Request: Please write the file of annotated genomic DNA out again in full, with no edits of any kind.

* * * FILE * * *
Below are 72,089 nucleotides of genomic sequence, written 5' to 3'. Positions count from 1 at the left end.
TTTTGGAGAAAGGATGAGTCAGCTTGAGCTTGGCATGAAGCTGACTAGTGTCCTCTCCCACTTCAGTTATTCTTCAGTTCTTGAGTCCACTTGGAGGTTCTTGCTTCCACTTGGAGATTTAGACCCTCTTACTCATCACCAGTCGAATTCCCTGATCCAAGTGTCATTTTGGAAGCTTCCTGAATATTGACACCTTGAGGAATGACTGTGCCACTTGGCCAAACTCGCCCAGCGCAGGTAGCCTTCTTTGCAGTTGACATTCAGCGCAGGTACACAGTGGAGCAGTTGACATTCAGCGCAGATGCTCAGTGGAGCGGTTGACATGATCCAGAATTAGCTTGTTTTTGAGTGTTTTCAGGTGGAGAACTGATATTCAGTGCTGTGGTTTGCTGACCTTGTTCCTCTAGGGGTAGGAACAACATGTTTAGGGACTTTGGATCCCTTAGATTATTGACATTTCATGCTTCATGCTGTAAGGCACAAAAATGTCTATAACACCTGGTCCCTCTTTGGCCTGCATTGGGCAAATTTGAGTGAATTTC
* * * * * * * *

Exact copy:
Below are 72,089 nucleotides of genomic sequence, written 5' to 3'. Positions count from 1 at the left end.
TTTTGGAGAAAGGATGAGTCAGCTTGAGCTTGGCATGAAGCTGACTAGTGTCCTCTCCCACTTCAGTTATTCTTCAGTTCTTGAGTCCACTTGGAGGTTCTTGCTTCCACTTGGAGATTTAGACCCTCTTACTCATCACCAGTCGAATTCCCTGATCCAAGTGTCATTTTGGAAGCTTCCTGAATATTGACACCTTGAGGAATGACTGTGCCACTTGGCCAAACTCGCCCAGCGCAGGTAGCCTTCTTTGCAGTTGACATTCAGCGCAGGTACACAGTGGAGCAGTTGACATTCAGCGCAGATGCTCAGTGGAGCGGTTGACATGATCCAGAATTAGCTTGTTTTTGAGTGTTTTCAGGTGGAGAACTGATATTCAGTGCTGTGGTTTGCTGACCTTGTTCCTCTAGGGGTAGGAACAACATGTTTAGGGACTTTGGATCCCTTAGATTATTGACATTTCATGCTTCATGCTGTAAGGCACAAAAATGTCTATAACACCTGGTCCCTCTTTGGCCTGCATTGGGCAAATTTGAGTGAATTTC